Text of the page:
Risk assessment plots and IDI

Risk assessment plots are plots in which sensitivity for those with events and one specificity for those without events against the calculated risk are depicted in the same figure. The dotted lines represent the curves drawn from the data obtained from the reference model, while the solid lines represent those obtained from the new model. In our case, we designated the reference model as the KPS and PRPS models, respectively, and the new model as the full model to ascertain the added benefit of adding PRPS or KPS, respectively. The area under curve between the dotted and dashed lines are used to derive the Integrated Discrimination Improvement. In this case, the package shows the integrated discrimination improvement for both events and non-events. This makes the risk assessment plot more informative than an ROC plot because it illustrates separately how good each model is for both those with and without events. Improved performance for assigning lower risk to non-event individuals moves the reference curve (red dashed line) toward the lower-left corner (red solid line), whereas improved performance for assigning higher risk to event individuals moves the reference curve (black dashed line) towards the top-right (black-solid line).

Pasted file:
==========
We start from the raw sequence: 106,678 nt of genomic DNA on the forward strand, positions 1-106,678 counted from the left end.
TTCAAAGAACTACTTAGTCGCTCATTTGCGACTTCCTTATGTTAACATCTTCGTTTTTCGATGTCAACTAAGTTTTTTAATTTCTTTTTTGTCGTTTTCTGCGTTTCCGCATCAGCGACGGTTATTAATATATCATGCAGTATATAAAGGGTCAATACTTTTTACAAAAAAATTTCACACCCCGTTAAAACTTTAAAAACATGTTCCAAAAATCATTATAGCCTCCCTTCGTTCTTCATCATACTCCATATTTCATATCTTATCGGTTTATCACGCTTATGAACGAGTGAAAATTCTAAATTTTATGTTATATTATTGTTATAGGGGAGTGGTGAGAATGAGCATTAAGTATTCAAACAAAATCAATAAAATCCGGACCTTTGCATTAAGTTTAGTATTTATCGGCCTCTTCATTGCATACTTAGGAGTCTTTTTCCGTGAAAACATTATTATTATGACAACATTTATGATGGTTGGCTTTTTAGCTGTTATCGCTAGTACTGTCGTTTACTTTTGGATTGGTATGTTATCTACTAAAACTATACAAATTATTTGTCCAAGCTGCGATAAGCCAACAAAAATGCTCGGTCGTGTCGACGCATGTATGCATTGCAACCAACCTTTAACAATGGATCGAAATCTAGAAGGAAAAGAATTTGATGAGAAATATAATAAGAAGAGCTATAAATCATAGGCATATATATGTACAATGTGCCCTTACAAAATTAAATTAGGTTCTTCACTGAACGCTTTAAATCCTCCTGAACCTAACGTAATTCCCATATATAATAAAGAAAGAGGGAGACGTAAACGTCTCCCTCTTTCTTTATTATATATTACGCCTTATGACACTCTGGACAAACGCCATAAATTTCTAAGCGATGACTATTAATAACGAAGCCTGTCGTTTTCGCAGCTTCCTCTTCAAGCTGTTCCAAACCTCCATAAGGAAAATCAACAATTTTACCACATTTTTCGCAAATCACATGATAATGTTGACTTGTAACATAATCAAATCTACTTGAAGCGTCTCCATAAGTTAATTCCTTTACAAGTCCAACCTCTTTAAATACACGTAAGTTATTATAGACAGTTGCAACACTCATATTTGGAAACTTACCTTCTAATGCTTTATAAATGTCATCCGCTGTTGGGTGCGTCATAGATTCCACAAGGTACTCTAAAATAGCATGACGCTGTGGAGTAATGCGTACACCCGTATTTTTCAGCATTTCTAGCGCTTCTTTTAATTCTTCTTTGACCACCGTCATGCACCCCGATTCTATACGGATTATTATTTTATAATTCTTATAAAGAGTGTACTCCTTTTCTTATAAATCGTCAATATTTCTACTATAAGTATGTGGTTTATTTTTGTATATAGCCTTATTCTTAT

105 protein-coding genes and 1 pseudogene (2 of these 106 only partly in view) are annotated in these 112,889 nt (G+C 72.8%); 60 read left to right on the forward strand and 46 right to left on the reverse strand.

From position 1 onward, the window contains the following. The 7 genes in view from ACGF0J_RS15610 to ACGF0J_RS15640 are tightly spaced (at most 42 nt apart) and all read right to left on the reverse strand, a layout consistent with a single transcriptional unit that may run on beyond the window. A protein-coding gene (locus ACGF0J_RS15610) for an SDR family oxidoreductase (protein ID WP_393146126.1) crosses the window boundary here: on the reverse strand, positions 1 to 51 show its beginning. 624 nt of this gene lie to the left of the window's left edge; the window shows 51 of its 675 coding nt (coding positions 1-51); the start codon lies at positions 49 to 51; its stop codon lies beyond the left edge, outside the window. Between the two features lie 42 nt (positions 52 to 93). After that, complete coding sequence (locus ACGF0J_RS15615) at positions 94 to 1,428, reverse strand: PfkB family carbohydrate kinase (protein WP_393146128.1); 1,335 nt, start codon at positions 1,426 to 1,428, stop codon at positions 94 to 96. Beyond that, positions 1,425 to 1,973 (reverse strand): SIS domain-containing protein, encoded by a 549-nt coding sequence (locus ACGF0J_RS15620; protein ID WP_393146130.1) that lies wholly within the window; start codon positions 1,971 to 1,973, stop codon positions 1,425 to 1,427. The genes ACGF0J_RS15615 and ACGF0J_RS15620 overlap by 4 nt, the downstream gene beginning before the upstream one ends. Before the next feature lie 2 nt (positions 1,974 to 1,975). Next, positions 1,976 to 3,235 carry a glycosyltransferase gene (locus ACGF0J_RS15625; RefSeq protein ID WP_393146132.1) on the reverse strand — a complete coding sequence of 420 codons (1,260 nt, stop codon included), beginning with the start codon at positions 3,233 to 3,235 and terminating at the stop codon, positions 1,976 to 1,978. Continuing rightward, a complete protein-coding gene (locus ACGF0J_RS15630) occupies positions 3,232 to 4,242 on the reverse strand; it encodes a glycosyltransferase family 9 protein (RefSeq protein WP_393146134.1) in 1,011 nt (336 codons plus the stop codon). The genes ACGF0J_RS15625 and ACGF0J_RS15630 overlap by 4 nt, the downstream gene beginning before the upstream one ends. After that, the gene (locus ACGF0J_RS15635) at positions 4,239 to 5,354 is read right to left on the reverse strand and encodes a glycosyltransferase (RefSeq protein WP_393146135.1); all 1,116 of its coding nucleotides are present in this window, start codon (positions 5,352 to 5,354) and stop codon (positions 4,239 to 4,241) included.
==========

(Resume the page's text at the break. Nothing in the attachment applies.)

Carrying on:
KPS model versus full model

PRPS model versus full model

These two plots demonstrate addition of PRPS to KPS results in a slight improvement in the predictive ability with greater improvement in discriminating patients who do not have the event, that is death.

The following table shows the Integrated Discrimination Improvement statistics with 95% confidence intervals of the same.

Integrated Discrimination Improvement

As the table above shows the IDI is better, when PRPS is added to the KPS model. The IDI change is approximately 17%, while when KPS is added to PRPS the IDI is only 4%.

Model calibration

Model calibration was assessed using the calibrate command of the RMS package which uses bootstrapping to get optimism corrected estimates of the estimates of predicted versus observed values.

Packages used for analysis

The following packages were used for analysis:

RStudio Team (2016). RStudio: Integrated Development Environment for R. RStudio, Inc., Boston, MA.

R Core Team (2017). R: A Language and Environment for Statistical Computing. R Foundation for Statistical Computing, Vienna, Austria.

Wing MKCfJ, Weston S, Williams A, Keefer C, Engelhardt A, Cooper T, Mayer Z, Kenkel B, Team tRC, Benesty M, Lescarbeau R, Ziem A, Scrucca L, Tang Y, Candan C and Hunt. T (2017). caret: Classification and Regression Training. R package version 6.0-77,

Borchers HW (2017). pracma: Practical Numerical Math Functions. R package version 2.0.7,